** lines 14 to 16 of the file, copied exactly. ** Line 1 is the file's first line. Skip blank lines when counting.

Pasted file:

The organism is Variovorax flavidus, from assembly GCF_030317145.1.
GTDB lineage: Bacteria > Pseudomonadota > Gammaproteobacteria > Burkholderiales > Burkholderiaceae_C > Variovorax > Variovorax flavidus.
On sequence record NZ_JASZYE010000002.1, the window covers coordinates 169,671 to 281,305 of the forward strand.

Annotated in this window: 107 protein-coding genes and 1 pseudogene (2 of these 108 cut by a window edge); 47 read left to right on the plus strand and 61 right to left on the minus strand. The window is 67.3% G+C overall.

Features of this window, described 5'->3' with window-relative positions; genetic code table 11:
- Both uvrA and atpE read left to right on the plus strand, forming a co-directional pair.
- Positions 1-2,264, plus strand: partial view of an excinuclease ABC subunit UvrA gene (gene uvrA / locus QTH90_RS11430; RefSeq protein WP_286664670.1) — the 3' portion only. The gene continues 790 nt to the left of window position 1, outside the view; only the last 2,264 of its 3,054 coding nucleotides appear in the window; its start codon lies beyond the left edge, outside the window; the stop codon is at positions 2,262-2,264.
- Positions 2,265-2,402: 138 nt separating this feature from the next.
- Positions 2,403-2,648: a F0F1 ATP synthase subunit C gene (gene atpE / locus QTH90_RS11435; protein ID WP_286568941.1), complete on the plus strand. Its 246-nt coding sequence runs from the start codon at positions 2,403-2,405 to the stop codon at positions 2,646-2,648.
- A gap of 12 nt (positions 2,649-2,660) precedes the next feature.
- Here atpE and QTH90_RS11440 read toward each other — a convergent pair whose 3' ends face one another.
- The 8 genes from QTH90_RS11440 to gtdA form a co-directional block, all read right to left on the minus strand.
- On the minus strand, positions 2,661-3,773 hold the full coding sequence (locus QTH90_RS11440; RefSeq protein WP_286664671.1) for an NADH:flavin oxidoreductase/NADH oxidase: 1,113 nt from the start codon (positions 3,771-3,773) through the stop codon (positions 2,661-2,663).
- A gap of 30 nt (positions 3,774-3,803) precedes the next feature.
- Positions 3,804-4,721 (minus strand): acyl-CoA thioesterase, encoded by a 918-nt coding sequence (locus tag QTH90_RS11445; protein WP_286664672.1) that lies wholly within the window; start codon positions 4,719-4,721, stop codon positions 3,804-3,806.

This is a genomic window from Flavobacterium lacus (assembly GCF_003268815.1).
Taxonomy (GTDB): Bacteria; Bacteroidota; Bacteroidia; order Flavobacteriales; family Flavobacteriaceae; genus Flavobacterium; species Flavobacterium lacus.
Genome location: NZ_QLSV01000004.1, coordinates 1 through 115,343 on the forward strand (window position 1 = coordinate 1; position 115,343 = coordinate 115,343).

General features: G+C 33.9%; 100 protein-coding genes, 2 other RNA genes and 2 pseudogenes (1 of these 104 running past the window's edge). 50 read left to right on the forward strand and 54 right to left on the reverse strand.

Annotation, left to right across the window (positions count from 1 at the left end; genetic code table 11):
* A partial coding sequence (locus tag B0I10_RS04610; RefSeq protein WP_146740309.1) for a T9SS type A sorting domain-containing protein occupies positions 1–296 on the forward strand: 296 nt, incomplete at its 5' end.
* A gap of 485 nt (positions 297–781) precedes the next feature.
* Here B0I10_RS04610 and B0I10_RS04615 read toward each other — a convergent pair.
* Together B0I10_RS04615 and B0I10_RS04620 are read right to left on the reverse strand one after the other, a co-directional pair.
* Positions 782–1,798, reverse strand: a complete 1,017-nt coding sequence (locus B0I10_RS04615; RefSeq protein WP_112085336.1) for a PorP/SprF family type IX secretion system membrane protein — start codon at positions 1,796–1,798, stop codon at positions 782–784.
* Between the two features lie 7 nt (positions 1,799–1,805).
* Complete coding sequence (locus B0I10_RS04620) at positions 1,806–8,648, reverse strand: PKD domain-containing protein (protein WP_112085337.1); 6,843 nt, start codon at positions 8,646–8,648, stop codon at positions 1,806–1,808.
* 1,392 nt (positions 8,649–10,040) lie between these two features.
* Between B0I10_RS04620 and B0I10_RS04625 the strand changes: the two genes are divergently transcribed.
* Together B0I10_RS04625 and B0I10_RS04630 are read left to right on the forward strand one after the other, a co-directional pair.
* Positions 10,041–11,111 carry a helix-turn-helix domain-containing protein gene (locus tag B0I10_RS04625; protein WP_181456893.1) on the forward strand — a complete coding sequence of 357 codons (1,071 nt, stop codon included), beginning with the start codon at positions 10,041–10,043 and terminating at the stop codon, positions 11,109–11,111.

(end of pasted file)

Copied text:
- A gap of 30 nt (positions 3,774-3,803) precedes the next feature.
- Positions 3,804-4,721 (minus strand): acyl-CoA thioesterase, encoded by a 918-nt coding sequence (locus tag QTH90_RS11445; protein WP_286664672.1) that lies wholly within the window; start codon positions 4,719-4,721, stop codon positions 3,804-3,806.

This is a genomic window from Flavobacterium lacus (assembly GCF_003268815.1).